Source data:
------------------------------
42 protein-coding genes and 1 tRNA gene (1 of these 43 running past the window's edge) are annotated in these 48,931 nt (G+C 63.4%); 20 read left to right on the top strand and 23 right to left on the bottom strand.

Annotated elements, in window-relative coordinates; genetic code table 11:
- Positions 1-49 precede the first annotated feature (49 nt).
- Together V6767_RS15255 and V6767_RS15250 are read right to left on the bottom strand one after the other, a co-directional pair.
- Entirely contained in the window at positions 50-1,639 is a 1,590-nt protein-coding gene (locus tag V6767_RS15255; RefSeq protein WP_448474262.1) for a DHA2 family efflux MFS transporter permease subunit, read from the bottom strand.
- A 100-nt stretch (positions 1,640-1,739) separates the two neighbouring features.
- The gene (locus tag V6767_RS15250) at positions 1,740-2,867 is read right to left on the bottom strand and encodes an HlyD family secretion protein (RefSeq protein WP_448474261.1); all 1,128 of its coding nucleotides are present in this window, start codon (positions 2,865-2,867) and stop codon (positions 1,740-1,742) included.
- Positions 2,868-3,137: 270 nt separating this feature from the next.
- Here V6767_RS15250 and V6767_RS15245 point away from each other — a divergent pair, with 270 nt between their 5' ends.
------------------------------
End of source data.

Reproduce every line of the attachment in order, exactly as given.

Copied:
42 protein-coding genes and 1 tRNA gene (1 of these 43 running past the window's edge) are annotated in these 48,931 nt (G+C 63.4%); 20 read left to right on the top strand and 23 right to left on the bottom strand.

Annotated elements, in window-relative coordinates; genetic code table 11:
- Positions 1-49 precede the first annotated feature (49 nt).
- Together V6767_RS15255 and V6767_RS15250 are read right to left on the bottom strand one after the other, a co-directional pair.
- Entirely contained in the window at positions 50-1,639 is a 1,590-nt protein-coding gene (locus tag V6767_RS15255; RefSeq protein WP_448474262.1) for a DHA2 family efflux MFS transporter permease subunit, read from the bottom strand.
- A 100-nt stretch (positions 1,640-1,739) separates the two neighbouring features.
- The gene (locus tag V6767_RS15250) at positions 1,740-2,867 is read right to left on the bottom strand and encodes an HlyD family secretion protein (RefSeq protein WP_448474261.1); all 1,128 of its coding nucleotides are present in this window, start codon (positions 2,865-2,867) and stop codon (positions 1,740-1,742) included.
- Positions 2,868-3,137: 270 nt separating this feature from the next.
- Here V6767_RS15250 and V6767_RS15245 point away from each other — a divergent pair, with 270 nt between their 5' ends.